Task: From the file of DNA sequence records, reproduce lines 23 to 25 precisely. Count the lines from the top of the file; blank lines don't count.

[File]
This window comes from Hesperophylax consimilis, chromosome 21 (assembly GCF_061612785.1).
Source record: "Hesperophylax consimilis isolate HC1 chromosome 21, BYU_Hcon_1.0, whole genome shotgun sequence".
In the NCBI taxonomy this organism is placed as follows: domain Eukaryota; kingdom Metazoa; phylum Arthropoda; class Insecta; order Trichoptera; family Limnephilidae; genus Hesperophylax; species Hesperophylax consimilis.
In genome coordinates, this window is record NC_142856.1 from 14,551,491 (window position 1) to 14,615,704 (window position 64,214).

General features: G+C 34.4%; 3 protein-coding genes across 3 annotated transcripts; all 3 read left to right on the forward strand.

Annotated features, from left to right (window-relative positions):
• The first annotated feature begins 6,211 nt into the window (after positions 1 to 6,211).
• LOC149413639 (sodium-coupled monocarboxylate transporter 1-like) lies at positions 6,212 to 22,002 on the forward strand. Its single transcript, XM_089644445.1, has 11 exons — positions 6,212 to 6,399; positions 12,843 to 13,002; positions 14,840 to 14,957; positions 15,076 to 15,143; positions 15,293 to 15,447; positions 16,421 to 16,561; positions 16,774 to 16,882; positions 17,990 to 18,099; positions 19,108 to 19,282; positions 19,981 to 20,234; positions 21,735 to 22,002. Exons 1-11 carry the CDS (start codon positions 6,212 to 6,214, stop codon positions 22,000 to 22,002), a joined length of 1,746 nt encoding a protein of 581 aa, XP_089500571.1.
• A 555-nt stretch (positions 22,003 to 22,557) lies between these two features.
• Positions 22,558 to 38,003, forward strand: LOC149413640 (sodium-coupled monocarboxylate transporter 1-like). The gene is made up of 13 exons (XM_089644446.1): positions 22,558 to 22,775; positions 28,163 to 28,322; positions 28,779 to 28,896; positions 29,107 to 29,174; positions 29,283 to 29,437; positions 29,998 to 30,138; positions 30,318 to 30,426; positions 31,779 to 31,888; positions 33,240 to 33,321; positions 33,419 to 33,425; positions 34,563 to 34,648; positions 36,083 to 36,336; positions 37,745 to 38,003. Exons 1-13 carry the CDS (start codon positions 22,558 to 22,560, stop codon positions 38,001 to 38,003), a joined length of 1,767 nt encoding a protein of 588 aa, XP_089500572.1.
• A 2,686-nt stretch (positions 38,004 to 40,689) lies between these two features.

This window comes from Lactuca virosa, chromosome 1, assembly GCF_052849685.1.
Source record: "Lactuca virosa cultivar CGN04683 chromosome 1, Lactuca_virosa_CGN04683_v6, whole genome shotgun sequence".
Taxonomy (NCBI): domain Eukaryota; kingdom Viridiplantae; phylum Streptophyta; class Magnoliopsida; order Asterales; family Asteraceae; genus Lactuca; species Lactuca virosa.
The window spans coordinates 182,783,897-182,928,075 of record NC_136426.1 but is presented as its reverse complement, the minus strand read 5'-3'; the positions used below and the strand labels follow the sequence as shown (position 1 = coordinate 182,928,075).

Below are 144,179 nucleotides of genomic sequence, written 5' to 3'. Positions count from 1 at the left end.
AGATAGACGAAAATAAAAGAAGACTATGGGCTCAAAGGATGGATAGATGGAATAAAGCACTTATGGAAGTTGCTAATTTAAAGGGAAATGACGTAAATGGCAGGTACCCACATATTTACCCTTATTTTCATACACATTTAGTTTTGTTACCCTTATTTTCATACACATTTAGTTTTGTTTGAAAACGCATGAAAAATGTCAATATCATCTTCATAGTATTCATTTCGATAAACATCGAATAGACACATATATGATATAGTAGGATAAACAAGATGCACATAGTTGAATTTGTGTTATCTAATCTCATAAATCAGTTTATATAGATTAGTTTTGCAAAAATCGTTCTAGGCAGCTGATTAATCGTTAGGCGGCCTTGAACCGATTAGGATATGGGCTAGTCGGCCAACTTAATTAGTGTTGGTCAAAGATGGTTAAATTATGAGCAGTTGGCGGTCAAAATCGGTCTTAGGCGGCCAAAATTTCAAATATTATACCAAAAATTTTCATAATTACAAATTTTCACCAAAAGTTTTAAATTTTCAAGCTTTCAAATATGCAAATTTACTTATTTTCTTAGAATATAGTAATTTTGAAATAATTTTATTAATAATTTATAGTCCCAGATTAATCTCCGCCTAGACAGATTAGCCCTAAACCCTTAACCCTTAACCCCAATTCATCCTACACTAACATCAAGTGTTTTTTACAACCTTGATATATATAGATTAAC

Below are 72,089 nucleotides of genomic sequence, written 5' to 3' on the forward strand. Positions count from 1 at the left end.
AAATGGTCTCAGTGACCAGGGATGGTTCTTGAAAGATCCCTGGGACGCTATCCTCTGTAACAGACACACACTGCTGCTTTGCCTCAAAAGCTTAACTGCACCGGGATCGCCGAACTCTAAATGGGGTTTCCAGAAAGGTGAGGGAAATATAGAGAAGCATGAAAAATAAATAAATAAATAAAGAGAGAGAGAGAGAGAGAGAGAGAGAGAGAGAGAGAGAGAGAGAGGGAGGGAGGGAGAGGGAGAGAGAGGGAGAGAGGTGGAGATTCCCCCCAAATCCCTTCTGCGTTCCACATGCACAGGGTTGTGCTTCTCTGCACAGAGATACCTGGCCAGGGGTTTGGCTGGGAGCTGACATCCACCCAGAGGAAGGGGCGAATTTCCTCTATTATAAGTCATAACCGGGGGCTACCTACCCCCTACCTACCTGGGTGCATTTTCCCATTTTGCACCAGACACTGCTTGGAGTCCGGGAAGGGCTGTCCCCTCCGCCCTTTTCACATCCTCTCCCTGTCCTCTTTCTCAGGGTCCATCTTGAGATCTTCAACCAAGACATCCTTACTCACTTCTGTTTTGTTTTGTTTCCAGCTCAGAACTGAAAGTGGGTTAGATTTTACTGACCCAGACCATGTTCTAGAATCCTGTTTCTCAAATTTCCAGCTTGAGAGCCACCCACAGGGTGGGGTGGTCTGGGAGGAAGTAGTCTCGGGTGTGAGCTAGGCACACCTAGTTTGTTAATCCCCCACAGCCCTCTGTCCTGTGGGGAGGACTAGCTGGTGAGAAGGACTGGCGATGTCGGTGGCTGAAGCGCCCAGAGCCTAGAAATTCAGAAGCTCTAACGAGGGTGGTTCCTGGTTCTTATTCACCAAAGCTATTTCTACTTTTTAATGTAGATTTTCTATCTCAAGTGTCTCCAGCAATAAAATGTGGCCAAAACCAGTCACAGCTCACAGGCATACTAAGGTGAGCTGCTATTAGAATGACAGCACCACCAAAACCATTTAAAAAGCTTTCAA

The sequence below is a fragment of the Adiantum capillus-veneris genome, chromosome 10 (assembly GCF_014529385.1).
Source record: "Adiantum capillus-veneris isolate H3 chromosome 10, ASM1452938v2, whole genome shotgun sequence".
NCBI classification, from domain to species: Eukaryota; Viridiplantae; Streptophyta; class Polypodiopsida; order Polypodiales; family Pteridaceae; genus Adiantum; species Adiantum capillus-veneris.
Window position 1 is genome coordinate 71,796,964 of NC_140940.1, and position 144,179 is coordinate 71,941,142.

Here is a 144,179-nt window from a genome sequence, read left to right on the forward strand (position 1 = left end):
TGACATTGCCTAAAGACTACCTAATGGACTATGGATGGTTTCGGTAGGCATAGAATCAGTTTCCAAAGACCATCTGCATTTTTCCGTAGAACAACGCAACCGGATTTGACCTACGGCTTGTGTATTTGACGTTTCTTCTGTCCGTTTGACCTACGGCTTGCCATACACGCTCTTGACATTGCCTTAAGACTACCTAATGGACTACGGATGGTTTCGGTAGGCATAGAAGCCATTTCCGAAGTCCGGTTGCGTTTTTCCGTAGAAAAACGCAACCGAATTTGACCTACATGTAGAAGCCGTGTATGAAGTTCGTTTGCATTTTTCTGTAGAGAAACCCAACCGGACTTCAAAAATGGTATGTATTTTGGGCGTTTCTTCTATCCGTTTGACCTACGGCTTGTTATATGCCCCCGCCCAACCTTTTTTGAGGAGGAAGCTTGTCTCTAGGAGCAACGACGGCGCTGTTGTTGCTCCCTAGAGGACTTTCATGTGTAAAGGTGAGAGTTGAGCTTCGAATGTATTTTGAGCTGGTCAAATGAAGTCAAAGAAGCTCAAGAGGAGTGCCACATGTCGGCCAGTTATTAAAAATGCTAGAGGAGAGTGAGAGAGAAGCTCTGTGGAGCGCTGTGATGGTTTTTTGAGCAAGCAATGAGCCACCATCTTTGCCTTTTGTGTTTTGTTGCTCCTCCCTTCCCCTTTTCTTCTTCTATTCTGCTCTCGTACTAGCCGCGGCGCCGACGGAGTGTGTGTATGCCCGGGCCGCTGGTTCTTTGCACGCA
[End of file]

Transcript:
Window position 1 is genome coordinate 71,796,964 of NC_140940.1, and position 144,179 is coordinate 71,941,142.

Here is a 144,179-nt window from a genome sequence, read left to right on the forward strand (position 1 = left end):
TGACATTGCCTAAAGACTACCTAATGGACTATGGATGGTTTCGGTAGGCATAGAATCAGTTTCCAAAGACCATCTGCATTTTTCCGTAGAACAACGCAACCGGATTTGACCTACGGCTTGTGTATTTGACGTTTCTTCTGTCCGTTTGACCTACGGCTTGCCATACACGCTCTTGACATTGCCTTAAGACTACCTAATGGACTACGGATGGTTTCGGTAGGCATAGAAGCCATTTCCGAAGTCCGGTTGCGTTTTTCCGTAGAAAAACGCAACCGAATTTGACCTACATGTAGAAGCCGTGTATGAAGTTCGTTTGCATTTTTCTGTAGAGAAACCCAACCGGACTTCAAAAATGGTATGTATTTTGGGCGTTTCTTCTATCCGTTTGACCTACGGCTTGTTATATGCCCCCGCCCAACCTTTTTTGAGGAGGAAGCTTGTCTCTAGGAGCAACGACGGCGCTGTTGTTGCTCCCTAGAGGACTTTCATGTGTAAAGGTGAGAGTTGAGCTTCGAATGTATTTTGAGCTGGTCAAATGAAGTCAAAGAAGCTCAAGAGGAGTGCCACATGTCGGCCAGTTATTAAAAATGCTAGAGGAGAGTGAGAGAGAAGCTCTGTGGAGCGCTGTGATGGTTTTTTGAGCAAGCAATGAGCCACCATCTTTGCCTTTTGTGTTTTGTTGCTCCTCCCTTCCCCTTTTCTTCTTCTATTCTGCTCTCGTACTAGCCGCGGCGCCGACGGAGTGTGTGTATGCCCGGGCCGCTGGTTCTTTGCACGCA